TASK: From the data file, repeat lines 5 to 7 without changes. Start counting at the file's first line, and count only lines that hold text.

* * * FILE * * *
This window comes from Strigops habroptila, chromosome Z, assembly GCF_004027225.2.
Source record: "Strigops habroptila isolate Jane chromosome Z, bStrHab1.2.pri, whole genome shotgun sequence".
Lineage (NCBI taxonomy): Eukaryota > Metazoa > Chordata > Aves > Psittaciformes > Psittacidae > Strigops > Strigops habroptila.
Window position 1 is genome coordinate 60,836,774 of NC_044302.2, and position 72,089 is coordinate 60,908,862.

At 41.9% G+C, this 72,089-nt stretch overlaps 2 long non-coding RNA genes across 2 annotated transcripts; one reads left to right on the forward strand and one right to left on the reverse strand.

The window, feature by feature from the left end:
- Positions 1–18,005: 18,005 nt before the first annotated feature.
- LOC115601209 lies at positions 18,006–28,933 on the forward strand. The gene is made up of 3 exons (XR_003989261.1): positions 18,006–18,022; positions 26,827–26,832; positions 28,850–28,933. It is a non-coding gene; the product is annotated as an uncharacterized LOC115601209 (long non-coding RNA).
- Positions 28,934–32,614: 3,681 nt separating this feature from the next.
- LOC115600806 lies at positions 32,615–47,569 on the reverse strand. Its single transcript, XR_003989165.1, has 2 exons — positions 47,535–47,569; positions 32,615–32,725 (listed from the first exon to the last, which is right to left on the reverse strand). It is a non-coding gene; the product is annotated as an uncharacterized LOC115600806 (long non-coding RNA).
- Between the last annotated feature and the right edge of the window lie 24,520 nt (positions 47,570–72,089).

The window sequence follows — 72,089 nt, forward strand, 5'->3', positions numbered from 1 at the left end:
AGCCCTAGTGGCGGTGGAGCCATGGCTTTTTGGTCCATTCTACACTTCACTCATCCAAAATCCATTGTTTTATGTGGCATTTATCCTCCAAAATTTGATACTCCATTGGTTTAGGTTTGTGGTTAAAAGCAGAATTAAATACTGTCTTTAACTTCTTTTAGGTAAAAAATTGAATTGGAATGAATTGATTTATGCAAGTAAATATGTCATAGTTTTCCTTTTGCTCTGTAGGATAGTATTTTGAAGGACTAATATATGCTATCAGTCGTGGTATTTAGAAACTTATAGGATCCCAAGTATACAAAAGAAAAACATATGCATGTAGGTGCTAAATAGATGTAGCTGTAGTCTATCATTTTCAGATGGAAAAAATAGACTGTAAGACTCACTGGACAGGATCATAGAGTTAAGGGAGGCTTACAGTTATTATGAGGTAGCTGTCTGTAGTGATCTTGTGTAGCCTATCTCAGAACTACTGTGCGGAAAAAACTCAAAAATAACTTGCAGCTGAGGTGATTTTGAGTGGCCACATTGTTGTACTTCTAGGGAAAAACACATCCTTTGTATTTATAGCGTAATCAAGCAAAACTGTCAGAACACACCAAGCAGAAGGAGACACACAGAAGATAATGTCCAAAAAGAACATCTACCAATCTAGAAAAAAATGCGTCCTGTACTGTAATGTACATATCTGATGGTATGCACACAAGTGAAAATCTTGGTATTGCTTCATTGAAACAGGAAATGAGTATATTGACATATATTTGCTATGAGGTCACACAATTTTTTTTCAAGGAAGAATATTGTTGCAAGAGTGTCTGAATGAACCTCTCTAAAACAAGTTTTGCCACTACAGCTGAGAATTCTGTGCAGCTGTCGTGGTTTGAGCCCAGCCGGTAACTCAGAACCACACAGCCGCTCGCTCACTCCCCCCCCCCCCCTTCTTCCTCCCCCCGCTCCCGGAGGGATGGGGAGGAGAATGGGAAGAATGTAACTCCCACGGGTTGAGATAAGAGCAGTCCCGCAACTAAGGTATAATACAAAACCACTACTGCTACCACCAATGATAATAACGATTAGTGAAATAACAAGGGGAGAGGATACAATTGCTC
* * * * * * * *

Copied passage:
At 41.9% G+C, this 72,089-nt stretch overlaps 2 long non-coding RNA genes across 2 annotated transcripts; one reads left to right on the forward strand and one right to left on the reverse strand.

The window, feature by feature from the left end:
- Positions 1–18,005: 18,005 nt before the first annotated feature.